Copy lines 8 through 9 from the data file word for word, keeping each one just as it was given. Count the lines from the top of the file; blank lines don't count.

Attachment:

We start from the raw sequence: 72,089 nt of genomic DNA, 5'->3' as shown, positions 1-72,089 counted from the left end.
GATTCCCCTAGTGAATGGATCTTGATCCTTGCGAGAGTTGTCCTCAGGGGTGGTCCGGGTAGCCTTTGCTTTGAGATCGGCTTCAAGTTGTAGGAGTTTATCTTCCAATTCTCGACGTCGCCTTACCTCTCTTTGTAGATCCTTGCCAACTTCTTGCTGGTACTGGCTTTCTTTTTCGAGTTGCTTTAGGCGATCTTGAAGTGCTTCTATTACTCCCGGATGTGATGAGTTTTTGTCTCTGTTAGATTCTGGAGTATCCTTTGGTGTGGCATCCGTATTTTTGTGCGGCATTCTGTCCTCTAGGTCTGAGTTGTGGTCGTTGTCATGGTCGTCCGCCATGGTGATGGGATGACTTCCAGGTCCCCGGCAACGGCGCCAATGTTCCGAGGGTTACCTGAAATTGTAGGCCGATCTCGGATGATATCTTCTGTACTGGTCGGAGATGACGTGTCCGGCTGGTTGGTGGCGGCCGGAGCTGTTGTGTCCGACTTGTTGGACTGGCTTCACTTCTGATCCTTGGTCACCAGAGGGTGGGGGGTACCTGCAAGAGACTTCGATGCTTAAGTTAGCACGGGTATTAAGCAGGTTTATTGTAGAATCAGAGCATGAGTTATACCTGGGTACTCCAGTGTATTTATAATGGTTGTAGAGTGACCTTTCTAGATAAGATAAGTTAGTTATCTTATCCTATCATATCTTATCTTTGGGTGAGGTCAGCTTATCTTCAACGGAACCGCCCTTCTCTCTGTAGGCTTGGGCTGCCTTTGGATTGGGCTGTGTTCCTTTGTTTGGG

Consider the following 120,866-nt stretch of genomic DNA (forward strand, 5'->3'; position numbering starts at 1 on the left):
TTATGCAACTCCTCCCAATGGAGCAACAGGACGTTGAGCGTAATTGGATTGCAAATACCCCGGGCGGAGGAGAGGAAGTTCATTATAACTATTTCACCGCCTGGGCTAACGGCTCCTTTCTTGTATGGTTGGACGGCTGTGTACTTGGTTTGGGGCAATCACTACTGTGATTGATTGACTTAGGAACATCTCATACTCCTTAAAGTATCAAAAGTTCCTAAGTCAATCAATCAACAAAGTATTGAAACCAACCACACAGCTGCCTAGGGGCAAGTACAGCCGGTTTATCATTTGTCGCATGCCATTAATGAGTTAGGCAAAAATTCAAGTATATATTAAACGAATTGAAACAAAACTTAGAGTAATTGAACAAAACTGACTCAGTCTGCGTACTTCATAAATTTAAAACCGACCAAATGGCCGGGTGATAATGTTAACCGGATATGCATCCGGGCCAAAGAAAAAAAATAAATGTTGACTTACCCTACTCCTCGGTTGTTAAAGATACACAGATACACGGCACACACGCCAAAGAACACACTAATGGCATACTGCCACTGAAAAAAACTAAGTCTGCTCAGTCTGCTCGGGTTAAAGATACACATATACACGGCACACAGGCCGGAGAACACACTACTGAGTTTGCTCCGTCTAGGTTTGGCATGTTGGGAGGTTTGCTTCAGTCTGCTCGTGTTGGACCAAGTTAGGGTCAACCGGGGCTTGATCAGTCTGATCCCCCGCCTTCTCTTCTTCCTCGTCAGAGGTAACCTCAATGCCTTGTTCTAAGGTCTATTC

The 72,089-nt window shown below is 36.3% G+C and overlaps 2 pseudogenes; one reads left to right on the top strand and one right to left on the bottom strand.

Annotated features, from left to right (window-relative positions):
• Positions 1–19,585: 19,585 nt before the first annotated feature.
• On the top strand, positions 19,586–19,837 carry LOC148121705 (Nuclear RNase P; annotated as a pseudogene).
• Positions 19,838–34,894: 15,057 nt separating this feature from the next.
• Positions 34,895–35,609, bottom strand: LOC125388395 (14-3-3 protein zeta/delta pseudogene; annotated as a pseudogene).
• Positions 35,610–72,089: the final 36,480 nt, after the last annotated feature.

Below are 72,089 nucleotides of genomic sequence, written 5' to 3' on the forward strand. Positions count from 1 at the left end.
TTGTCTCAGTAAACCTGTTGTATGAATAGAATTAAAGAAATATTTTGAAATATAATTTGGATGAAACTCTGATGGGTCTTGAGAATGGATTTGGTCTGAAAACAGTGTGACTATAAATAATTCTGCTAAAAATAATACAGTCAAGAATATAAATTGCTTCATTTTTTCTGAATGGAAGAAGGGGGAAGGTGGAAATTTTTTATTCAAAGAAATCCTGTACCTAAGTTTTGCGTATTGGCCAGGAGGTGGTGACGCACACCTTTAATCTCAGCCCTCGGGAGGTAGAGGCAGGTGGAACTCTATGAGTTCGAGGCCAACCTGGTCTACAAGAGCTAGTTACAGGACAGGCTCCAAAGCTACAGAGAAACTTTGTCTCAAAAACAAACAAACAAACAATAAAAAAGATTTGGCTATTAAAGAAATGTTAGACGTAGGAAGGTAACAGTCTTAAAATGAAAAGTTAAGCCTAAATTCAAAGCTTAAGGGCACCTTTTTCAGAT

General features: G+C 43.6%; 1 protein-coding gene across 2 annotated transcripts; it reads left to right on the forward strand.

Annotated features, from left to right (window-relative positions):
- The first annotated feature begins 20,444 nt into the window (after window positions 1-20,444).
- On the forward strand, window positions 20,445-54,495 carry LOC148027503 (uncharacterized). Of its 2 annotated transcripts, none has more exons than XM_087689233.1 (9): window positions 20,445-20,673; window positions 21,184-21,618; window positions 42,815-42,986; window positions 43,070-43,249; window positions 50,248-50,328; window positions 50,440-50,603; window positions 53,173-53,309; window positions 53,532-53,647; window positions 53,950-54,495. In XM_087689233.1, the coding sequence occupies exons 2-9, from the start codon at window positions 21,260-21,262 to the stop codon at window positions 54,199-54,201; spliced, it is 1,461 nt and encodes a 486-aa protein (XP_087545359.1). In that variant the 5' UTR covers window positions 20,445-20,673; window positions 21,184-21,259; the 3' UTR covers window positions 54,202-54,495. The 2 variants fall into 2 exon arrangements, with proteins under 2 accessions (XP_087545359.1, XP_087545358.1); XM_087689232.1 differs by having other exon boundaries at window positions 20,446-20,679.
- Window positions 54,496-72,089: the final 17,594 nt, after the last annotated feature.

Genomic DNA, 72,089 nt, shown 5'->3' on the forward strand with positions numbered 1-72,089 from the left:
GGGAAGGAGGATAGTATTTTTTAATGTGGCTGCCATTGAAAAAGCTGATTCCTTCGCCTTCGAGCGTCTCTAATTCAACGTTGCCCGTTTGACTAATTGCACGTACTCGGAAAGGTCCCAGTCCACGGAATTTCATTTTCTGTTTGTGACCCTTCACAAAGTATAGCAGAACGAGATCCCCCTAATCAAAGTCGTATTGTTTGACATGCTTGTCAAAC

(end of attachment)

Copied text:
• On the top strand, positions 19,586–19,837 carry LOC148121705 (Nuclear RNase P; annotated as a pseudogene).
• Positions 19,838–34,894: 15,057 nt separating this feature from the next.